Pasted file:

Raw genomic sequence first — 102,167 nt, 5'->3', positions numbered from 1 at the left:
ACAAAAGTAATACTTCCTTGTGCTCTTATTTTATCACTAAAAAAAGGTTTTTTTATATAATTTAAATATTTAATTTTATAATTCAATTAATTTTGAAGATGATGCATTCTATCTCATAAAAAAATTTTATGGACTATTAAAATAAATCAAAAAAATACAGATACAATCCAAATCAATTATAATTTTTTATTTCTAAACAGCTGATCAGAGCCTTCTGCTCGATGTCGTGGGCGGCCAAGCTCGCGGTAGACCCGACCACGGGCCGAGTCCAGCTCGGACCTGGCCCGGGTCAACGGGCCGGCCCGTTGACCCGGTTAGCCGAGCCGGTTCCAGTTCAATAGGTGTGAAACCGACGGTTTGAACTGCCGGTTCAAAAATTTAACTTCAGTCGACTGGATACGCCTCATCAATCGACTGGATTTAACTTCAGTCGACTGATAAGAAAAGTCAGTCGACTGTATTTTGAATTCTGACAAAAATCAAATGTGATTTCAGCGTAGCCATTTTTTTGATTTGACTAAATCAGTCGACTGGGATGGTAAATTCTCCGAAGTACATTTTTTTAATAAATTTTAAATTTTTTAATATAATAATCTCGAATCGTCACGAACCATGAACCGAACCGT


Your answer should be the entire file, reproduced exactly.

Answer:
Raw genomic sequence first — 102,167 nt, 5'->3', positions numbered from 1 at the left:
ACAAAAGTAATACTTCCTTGTGCTCTTATTTTATCACTAAAAAAAGGTTTTTTTATATAATTTAAATATTTAATTTTATAATTCAATTAATTTTGAAGATGATGCATTCTATCTCATAAAAAAATTTTATGGACTATTAAAATAAATCAAAAAAATACAGATACAATCCAAATCAATTATAATTTTTTATTTCTAAACAGCTGATCAGAGCCTTCTGCTCGATGTCGTGGGCGGCCAAGCTCGCGGTAGACCCGACCACGGGCCGAGTCCAGCTCGGACCTGGCCCGGGTCAACGGGCCGGCCCGTTGACCCGGTTAGCCGAGCCGGTTCCAGTTCAATAGGTGTGAAACCGACGGTTTGAACTGCCGGTTCAAAAATTTAACTTCAGTCGACTGGATACGCCTCATCAATCGACTGGATTTAACTTCAGTCGACTGATAAGAAAAGTCAGTCGACTGTATTTTGAATTCTGACAAAAATCAAATGTGATTTCAGCGTAGCCATTTTTTTGATTTGACTAAATCAGTCGACTGGGATGGTAAATTCTCCGAAGTACATTTTTTTAATAAATTTTAAATTTTTTAATATAATAATCTCGAATCGTCACGAACCATGAACCGAACCGT